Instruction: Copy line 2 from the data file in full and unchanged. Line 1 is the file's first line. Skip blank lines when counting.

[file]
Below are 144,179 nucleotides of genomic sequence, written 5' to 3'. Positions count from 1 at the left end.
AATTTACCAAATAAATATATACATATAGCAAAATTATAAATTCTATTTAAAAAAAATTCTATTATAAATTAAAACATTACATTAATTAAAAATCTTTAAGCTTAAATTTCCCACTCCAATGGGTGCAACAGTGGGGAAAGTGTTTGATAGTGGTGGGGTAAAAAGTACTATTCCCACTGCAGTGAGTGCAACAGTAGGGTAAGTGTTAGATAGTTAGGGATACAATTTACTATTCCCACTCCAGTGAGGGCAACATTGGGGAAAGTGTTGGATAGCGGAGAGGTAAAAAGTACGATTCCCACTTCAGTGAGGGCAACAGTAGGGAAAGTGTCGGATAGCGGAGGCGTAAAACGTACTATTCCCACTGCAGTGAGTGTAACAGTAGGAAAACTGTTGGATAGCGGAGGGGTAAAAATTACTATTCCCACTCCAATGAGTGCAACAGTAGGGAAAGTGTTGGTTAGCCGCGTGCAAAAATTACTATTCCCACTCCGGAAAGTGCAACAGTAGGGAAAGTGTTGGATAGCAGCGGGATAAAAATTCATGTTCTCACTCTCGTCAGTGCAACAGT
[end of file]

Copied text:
AATTTACCAAATAAATATATACATATAGCAAAATTATAAATTCTATTTAAAAAAAATTCTATTATAAATTAAAACATTACATTAATTAAAAATCTTTAAGCTTAAATTTCCCACTCCAATGGGTGCAACAGTGGGGAAAGTGTTTGATAGTGGTGGGGTAAAAAGTACTATTCCCACTGCAGTGAGTGCAACAGTAGGGTAAGTGTTAGATAGTTAGGGATACAATTTACTATTCCCACTCCAGTGAGGGCAACATTGGGGAAAGTGTTGGATAGCGGAGAGGTAAAAAGTACGATTCCCACTTCAGTGAGGGCAACAGTAGGGAAAGTGTCGGATAGCGGAGGCGTAAAACGTACTATTCCCACTGCAGTGAGTGTAACAGTAGGAAAACTGTTGGATAGCGGAGGGGTAAAAATTACTATTCCCACTCCAATGAGTGCAACAGTAGGGAAAGTGTTGGTTAGCCGCGTGCAAAAATTACTATTCCCACTCCGGAAAGTGCAACAGTAGGGAAAGTGTTGGATAGCAGCGGGATAAAAATTCATGTTCTCACTCTCGTCAGTGCAACAGT